Column: Recognizing the need for freedom of employmentCreating jobs is a task the Minnesota Legislature must accomplish this year, and to further this goal, I am chief authoring legislation that I believe is the most important pro-jobs bill of the session.
By: Steve Drazkowski, The Republican Eagle
Creating jobs is a task the Minnesota Legislature must accomplish this year, and to further this goal, I am chief authoring legislation that I believe is the most important pro-jobs bill of the session.
Ask yourself this question: Should Minnesota workers have the freedom to decide the terms of their employment?
To me, the answer is a resounding yes, which is why I introduced constitutional amendment legislation that would give Minnesotans the opportunity to vote on whether or not Minnesota workers should have the freedom to join a union.
Currently, if someone is hired by a company with a collective bargaining agreement in place, that person is required to join the union or pay fair share dues.
A wealth of research suggests that right-to-work laws play a significant role in explaining state variations in industry location, human migration, and economic growth. States that have granted employees this freedom have experienced rapid growth in business, leading to greater job growth.
From 1993 to 2009, private sector employment increased nearly 38 percent in those states versus only 19.6 percent in forced-unionism states. It’s estimated that had Minnesota passed this amendment 30 years ago, the average Minnesota working family would be earning an additional $7,000 or more every year.
Job creation in states with employee freedom happens at twice the speed that it does in forced unionism states. Multiple studies show that jobs grow at this accelerated speed when employees are given the freedom to decide whether or not they will join a union. We believe that the 175,000 Minnesota workers who are out of a job would be very interested in this opportunity.
According to the Center of the American Experiment, Minnesota almost certainly would have been in the top 10 states in the nation for per capita income with employee freedom instead of its current position of 14th. Excepting the low-tax and resource rich Dakotas, Minnesota probably would have led the Midwest in economic growth.
Indiana recently approved freedom of employment legislation. Officials from that state found that not being a right-to-work was a huge handicap when it attempted to compete for jobs.
According to an article in the New York Times, the Indiana Speaker of the House addressed the topic by saying “Local economic development officers testified that 25 to 50 percent of companies looking to create employment, whether through expansion or locating a new facility, just took Indiana and other non-right-to-work states off the table. This is stopping employers from coming to Indiana. We need to deal with that.”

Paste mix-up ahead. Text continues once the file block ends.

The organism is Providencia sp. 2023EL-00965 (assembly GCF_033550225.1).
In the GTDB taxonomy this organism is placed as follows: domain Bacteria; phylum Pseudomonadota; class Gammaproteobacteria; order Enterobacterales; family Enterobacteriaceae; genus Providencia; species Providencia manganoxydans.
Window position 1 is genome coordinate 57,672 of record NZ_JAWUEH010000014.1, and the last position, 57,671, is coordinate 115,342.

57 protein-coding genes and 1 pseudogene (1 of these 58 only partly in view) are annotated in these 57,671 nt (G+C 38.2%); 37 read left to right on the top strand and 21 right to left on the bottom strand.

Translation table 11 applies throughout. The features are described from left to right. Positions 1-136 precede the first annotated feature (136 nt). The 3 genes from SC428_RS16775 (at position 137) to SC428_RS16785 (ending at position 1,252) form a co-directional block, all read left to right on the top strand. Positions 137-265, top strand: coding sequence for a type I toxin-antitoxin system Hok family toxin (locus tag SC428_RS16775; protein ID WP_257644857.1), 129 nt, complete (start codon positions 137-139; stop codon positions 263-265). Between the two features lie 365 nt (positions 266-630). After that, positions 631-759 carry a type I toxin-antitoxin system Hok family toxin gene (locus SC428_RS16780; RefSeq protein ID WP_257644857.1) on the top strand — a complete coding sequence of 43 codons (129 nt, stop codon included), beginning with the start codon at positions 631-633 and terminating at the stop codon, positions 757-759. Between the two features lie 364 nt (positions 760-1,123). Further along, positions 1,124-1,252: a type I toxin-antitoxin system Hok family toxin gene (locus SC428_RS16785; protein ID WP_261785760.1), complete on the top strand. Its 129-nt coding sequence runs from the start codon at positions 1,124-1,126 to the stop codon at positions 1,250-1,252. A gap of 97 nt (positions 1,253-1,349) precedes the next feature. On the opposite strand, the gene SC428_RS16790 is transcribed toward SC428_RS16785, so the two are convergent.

Minnesota needs to give companies a reason to want to grow jobs here.
If employers found Indiana problematic for job expansion, imagine how often Minnesota must be passed over, as we also rank 45th in the State Business Tax Climate Index.
Boeing recently landed its manufacturing facility for its dreamliner aircraft and the accompanying five thousand jobs in South Carolina rather than Washington. We know that the Northwest-Delta merger chose Georgia over Minnesota. Both benefitting states are Right to Work, or employee freedom states.
If my bill is approved by the House and Senate, Minnesotans will have the opportunity to decide whether all workers will be afforded employment freedom. If Minnesotans support the measure, every Minnesota worker would still have the right to join or support a labor union, only now it would be his or her own decision. In addition, union employees would still be able to collectively bargain the same as under current law.
Jobs are our number one priority – this bill recognizes Minnesota workers’ ability, and right, to decide whether or not they’d like to be part of a union. In Minnesota law, if a worker refuses to pay union dues, they are fired. This isn’t fair and it’s definitely not free.
Should Minnesota workers have the decision as to whether or not they should be forced to pay a third party in order to work? A recent poll found over 70 percent of Minnesotans support employee freedom, plus with the economic evidence, its clear freedom of employment will inspire a renaissance of job creation in Minnesota.
The time is right to allow the people to decide whether they want to guarantee this fundamental right in our constitution.